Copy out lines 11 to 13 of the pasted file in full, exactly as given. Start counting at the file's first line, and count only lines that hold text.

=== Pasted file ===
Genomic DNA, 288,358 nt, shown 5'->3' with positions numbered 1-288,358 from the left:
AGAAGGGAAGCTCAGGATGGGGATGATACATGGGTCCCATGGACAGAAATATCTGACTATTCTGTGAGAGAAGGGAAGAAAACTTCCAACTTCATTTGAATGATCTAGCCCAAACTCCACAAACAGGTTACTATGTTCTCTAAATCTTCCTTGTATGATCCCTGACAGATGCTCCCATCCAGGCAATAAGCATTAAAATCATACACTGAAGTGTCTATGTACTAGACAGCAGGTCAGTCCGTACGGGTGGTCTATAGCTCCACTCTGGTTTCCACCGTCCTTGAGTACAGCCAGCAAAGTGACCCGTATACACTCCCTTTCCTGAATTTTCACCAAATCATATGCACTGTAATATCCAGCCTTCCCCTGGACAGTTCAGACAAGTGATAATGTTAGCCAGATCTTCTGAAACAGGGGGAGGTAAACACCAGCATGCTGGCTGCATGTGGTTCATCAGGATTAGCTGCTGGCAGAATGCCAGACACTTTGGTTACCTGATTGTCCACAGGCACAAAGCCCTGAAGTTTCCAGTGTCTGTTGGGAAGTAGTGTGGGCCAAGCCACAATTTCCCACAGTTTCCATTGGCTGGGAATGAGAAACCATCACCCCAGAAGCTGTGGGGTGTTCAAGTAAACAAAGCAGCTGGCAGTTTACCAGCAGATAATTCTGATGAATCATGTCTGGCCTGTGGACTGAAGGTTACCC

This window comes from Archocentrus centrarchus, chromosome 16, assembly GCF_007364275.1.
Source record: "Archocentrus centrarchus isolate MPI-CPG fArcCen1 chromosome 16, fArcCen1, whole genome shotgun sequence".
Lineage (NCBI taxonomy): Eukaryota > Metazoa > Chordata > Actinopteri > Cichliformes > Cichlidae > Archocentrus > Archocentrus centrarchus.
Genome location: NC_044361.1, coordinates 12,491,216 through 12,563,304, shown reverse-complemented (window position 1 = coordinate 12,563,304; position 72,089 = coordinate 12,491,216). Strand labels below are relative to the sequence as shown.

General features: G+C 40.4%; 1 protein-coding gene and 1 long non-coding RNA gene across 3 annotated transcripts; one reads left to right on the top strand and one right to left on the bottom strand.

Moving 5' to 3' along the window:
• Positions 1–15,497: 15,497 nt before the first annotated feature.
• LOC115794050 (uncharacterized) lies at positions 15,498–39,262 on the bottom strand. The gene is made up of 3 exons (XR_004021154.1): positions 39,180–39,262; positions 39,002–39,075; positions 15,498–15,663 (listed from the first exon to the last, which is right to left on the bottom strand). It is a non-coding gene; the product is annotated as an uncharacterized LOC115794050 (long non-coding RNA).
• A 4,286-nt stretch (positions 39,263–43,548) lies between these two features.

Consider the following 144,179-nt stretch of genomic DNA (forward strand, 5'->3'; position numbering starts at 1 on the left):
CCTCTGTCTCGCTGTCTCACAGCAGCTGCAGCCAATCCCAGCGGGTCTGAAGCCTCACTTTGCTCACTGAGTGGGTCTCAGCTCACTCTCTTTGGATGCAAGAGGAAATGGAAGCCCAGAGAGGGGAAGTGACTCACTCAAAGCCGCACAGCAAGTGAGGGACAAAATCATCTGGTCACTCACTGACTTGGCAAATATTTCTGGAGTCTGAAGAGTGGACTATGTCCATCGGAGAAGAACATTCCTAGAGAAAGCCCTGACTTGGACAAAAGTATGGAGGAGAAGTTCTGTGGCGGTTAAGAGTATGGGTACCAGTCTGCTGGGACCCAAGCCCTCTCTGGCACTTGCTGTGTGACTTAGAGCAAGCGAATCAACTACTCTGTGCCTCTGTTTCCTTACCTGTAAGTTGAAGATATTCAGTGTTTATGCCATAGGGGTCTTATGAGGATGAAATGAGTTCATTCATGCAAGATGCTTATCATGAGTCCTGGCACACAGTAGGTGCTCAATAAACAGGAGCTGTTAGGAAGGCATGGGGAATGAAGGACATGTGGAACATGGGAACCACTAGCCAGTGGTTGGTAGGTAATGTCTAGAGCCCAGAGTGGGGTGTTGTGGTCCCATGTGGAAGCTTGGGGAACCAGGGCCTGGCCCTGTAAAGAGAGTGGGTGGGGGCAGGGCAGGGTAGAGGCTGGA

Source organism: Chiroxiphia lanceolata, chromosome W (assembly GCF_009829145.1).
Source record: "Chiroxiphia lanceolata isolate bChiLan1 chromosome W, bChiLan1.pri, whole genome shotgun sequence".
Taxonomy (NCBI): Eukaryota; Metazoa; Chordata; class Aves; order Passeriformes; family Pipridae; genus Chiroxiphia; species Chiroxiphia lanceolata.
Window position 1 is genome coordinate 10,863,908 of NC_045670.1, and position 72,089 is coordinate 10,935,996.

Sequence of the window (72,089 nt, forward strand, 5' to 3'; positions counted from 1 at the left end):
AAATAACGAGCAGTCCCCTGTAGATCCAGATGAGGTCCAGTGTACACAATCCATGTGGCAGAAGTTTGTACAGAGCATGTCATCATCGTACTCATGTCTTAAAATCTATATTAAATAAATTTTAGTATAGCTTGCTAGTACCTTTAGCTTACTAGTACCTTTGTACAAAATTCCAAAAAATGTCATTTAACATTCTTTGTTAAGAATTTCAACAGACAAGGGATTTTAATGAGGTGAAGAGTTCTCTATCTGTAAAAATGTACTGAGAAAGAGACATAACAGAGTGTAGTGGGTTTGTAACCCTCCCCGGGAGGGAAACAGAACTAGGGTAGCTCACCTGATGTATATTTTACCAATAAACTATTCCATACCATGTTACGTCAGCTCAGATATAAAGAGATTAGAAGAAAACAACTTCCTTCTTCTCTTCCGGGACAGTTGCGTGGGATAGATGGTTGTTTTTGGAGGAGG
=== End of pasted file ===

• A 4,286-nt stretch (positions 39,263–43,548) lies between these two features.

Consider the following 144,179-nt stretch of genomic DNA (forward strand, 5'->3'; position numbering starts at 1 on the left):
CCTCTGTCTCGCTGTCTCACAGCAGCTGCAGCCAATCCCAGCGGGTCTGAAGCCTCACTTTGCTCACTGAGTGGGTCTCAGCTCACTCTCTTTGGATGCAAGAGGAAATGGAAGCCCAGAGAGGGGAAGTGACTCACTCAAAGCCGCACAGCAAGTGAGGGACAAAATCATCTGGTCACTCACTGACTTGGCAAATATTTCTGGAGTCTGAAGAGTGGACTATGTCCATCGGAGAAGAACATTCCTAGAGAAAGCCCTGACTTGGACAAAAGTATGGAGGAGAAGTTCTGTGGCGGTTAAGAGTATGGGTACCAGTCTGCTGGGACCCAAGCCCTCTCTGGCACTTGCTGTGTGACTTAGAGCAAGCGAATCAACTACTCTGTGCCTCTGTTTCCTTACCTGTAAGTTGAAGATATTCAGTGTTTATGCCATAGGGGTCTTATGAGGATGAAATGAGTTCATTCATGCAAGATGCTTATCATGAGTCCTGGCACACAGTAGGTGCTCAATAAACAGGAGCTGTTAGGAAGGCATGGGGAATGAAGGACATGTGGAACATGGGAACCACTAGCCAGTGGTTGGTAGGTAATGTCTAGAGCCCAGAGTGGGGTGTTGTGGTCCCATGTGGAAGCTTGGGGAACCAGGGCCTGGCCCTGTAAAGAGAGTGGGTGGGGGCAGGGCAGGGTAGAGGCTGGA